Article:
We’ve often heard blockchain will change every aspect of our lives—and it’s honestly not far from the truth—especially if we view it from a transactional or processing perspective.
Blockchain was first conceptualized in 1991 by Stuart Haber and Scott Stornetta. But for about two decades down the line, there was no significant growth until Satoshi Nakamoto brought in the idea of decentralization with cryptocurrencies featuring Bitcoin.
Like every other trendy technology, it can be quite challenging to get your head around blockchain and how it applies in the mortgage space. That’s especially true if you’re not tech-savvy or you’ve conditioned yourself to the conventional centralized system for most of your time.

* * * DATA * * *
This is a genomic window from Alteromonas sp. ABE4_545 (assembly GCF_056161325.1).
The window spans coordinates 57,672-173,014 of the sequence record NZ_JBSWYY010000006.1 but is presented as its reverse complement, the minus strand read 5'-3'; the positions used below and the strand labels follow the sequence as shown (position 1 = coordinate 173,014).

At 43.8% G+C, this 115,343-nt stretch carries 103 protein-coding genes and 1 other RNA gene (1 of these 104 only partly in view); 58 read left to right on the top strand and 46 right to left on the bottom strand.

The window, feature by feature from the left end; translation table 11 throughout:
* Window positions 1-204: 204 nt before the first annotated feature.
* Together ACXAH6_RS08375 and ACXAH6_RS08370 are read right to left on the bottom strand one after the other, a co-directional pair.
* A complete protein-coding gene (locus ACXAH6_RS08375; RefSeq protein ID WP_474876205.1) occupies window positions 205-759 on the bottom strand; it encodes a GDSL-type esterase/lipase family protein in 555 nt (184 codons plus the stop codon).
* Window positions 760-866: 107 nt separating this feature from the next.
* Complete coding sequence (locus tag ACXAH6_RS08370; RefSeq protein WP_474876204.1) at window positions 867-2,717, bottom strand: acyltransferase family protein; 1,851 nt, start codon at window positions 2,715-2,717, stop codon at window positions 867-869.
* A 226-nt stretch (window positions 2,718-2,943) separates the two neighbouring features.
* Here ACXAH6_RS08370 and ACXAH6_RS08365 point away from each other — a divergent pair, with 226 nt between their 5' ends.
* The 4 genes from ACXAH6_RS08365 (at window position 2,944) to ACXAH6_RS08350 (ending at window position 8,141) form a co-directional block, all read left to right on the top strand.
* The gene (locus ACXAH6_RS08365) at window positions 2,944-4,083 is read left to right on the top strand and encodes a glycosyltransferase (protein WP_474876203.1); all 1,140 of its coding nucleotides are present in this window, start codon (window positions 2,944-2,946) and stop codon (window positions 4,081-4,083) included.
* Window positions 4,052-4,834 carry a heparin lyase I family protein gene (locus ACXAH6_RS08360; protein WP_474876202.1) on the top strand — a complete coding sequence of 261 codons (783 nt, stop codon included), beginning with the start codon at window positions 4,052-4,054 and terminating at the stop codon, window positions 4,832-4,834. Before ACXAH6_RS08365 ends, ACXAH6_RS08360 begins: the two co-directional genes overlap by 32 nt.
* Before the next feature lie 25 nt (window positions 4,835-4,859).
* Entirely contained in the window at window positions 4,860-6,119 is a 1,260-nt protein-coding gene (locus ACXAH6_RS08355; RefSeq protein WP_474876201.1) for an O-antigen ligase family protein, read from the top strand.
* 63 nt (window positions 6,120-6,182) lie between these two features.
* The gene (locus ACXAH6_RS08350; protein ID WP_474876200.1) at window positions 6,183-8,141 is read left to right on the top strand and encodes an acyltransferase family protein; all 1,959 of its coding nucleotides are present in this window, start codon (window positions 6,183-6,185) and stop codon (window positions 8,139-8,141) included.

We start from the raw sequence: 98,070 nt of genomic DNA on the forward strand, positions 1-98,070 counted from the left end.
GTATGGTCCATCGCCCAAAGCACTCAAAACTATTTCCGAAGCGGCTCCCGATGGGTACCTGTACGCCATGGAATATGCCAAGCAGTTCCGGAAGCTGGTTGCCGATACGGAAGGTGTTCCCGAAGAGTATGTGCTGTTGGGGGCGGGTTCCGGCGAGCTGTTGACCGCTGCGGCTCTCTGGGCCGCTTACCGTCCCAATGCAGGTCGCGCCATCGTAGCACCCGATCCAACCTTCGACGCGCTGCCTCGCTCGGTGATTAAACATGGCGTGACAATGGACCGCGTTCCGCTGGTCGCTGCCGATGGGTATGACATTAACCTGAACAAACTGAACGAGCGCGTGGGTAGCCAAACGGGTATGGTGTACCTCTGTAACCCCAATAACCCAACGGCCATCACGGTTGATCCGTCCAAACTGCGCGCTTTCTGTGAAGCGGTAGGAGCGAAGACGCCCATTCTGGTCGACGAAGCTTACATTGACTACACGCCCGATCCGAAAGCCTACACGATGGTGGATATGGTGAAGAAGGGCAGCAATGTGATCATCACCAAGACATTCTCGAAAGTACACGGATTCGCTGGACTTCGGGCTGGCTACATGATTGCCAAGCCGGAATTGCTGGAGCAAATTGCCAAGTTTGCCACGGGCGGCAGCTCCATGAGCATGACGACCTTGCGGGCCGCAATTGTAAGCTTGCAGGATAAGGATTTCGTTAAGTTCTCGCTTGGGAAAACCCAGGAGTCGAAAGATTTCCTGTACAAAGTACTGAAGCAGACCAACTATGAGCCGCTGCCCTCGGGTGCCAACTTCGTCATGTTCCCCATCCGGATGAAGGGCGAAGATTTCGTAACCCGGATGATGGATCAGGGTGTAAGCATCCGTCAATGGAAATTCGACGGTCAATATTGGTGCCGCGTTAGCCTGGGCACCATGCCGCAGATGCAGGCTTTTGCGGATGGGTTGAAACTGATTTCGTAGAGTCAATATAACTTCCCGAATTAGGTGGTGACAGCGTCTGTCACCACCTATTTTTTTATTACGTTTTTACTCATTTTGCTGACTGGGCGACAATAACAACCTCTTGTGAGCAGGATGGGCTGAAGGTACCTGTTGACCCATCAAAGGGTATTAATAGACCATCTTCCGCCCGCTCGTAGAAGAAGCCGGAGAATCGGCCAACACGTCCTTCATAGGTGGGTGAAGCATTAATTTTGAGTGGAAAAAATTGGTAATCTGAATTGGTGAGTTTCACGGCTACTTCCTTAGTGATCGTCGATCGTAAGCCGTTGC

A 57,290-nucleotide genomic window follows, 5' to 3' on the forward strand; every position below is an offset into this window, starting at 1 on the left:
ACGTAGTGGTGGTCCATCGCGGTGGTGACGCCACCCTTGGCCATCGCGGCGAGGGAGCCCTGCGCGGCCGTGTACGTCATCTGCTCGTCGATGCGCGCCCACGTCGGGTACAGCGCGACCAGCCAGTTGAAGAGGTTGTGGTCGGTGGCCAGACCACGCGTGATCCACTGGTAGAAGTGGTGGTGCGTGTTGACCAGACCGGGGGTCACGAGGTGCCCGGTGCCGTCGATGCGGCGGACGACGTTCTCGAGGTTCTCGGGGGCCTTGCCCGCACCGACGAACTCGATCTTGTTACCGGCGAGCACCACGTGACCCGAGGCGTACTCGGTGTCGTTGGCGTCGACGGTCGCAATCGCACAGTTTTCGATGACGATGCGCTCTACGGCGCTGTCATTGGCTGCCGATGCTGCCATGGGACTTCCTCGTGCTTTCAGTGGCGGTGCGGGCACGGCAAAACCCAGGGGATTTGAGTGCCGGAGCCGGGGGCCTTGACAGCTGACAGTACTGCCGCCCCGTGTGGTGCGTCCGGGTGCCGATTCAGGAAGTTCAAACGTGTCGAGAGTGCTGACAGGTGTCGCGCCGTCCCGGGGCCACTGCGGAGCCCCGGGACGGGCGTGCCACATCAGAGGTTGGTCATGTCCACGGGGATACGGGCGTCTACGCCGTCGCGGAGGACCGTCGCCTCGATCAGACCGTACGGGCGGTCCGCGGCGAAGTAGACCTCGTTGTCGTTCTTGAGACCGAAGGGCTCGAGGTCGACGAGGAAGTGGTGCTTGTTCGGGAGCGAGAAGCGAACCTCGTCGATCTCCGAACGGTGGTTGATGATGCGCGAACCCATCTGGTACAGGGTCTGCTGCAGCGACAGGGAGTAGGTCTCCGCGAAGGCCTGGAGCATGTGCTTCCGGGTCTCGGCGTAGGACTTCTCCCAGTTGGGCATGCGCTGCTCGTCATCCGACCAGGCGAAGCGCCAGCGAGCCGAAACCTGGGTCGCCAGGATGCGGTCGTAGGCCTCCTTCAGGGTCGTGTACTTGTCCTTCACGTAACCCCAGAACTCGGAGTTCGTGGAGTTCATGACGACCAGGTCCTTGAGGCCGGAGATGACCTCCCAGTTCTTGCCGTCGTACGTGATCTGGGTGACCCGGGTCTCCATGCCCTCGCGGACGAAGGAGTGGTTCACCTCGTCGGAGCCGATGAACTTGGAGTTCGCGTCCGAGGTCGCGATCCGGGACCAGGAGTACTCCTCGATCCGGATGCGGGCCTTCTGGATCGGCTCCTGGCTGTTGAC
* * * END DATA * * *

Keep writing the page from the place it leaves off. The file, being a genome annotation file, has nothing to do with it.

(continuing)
The hype we have previously experienced about blockchain and cryptocurrency is dramatically becoming a reality, thanks to this actionable invention of the twenty-first century—smart contracts.
Over the past few years, blockchain technology has extensively scaled from just implementing digital payments like cryptocurrency to becoming a boardroom agenda for most real estate entities.